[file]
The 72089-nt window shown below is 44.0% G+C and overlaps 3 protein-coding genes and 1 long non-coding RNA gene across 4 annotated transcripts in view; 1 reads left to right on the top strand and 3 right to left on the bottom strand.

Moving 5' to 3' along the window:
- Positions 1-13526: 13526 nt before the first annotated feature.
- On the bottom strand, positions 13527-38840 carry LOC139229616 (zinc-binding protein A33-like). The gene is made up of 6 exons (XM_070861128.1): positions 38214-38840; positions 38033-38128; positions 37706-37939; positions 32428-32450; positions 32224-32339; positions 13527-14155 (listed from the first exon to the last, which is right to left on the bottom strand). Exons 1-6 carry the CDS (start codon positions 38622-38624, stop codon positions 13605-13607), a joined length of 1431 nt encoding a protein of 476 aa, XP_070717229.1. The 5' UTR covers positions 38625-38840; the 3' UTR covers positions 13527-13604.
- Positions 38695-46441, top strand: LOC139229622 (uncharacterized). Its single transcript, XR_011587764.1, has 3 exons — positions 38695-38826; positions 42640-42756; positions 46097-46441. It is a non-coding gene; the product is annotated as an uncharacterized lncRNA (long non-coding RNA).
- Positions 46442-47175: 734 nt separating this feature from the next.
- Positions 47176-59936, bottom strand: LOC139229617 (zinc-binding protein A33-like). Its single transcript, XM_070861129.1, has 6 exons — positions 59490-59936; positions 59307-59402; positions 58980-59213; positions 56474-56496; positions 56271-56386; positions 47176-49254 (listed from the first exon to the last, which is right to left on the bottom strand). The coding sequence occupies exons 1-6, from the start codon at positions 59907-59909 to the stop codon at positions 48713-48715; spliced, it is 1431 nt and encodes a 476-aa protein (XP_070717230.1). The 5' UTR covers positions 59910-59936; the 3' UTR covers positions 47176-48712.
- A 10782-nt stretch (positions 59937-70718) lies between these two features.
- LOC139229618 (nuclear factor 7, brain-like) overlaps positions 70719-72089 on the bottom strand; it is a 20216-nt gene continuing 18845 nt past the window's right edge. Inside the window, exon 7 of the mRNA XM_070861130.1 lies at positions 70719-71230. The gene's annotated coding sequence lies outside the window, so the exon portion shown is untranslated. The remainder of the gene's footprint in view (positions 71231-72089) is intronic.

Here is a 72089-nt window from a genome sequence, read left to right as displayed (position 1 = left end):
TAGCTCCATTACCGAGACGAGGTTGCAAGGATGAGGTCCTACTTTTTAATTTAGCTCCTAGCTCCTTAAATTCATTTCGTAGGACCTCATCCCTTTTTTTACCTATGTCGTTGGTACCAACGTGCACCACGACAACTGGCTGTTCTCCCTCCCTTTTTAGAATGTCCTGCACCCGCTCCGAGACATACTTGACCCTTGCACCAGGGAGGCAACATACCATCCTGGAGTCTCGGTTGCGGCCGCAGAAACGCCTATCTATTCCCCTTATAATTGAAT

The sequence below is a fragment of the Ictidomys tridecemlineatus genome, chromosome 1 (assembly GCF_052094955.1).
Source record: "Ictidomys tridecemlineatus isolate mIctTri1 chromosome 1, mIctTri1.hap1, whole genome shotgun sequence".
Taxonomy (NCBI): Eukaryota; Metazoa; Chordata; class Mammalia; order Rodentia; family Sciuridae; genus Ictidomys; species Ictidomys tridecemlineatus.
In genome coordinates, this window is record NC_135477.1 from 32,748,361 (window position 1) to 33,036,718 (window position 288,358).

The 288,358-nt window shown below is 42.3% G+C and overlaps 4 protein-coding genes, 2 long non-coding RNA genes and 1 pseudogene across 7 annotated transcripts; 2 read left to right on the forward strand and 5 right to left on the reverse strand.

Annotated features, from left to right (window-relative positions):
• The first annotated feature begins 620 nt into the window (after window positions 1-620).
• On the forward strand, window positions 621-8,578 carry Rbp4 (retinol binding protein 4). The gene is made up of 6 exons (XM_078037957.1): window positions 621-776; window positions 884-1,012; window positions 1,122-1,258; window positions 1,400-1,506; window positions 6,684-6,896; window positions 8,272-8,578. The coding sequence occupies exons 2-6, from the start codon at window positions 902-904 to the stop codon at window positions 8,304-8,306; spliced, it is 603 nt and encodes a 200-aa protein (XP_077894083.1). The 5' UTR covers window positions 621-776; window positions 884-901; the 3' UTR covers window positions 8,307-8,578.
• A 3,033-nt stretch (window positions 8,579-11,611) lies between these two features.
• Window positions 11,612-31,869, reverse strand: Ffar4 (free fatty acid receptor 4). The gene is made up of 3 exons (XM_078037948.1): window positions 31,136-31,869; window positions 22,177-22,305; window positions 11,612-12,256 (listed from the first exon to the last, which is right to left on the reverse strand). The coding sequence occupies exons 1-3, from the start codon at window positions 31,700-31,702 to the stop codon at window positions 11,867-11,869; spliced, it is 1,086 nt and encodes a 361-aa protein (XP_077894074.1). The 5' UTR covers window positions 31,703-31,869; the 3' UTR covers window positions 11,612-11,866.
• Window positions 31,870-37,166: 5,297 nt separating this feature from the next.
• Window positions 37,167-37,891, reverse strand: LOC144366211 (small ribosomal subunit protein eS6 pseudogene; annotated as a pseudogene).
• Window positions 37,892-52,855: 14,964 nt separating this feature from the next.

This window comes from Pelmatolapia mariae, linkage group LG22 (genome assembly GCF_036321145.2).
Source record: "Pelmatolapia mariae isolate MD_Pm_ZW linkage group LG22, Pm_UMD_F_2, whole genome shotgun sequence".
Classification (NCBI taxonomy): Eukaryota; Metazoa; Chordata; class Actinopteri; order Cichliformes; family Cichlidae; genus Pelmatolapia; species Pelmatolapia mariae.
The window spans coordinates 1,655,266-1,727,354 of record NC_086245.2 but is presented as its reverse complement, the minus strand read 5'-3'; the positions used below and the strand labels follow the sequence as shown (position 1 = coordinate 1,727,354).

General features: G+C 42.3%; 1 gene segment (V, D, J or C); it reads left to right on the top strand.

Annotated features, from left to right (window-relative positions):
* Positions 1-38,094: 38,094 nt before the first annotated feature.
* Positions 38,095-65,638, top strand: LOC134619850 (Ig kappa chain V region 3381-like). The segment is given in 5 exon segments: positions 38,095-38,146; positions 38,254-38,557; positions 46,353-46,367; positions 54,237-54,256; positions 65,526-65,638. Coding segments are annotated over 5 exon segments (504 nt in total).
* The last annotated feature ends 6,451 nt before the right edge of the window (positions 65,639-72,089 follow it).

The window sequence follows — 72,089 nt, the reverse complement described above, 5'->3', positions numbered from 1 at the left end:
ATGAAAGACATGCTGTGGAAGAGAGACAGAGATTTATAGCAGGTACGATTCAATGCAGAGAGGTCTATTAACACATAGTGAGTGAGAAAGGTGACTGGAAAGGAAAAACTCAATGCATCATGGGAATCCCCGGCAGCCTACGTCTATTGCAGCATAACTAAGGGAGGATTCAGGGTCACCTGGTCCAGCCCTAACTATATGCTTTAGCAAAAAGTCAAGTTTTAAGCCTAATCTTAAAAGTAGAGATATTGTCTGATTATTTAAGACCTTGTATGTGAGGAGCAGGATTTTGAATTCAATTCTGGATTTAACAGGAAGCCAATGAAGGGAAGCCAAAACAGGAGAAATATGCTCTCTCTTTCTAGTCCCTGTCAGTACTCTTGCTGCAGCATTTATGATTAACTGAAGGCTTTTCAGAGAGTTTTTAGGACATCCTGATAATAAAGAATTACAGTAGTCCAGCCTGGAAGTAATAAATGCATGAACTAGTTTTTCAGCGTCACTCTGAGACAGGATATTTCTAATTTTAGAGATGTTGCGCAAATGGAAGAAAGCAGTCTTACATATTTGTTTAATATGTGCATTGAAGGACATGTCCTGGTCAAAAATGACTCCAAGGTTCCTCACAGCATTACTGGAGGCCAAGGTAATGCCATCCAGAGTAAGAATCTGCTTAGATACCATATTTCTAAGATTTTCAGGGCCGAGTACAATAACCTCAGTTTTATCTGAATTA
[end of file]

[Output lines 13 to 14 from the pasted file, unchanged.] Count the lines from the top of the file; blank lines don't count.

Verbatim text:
Source record: "Ictidomys tridecemlineatus isolate mIctTri1 chromosome 1, mIctTri1.hap1, whole genome shotgun sequence".
Taxonomy (NCBI): Eukaryota; Metazoa; Chordata; class Mammalia; order Rodentia; family Sciuridae; genus Ictidomys; species Ictidomys tridecemlineatus.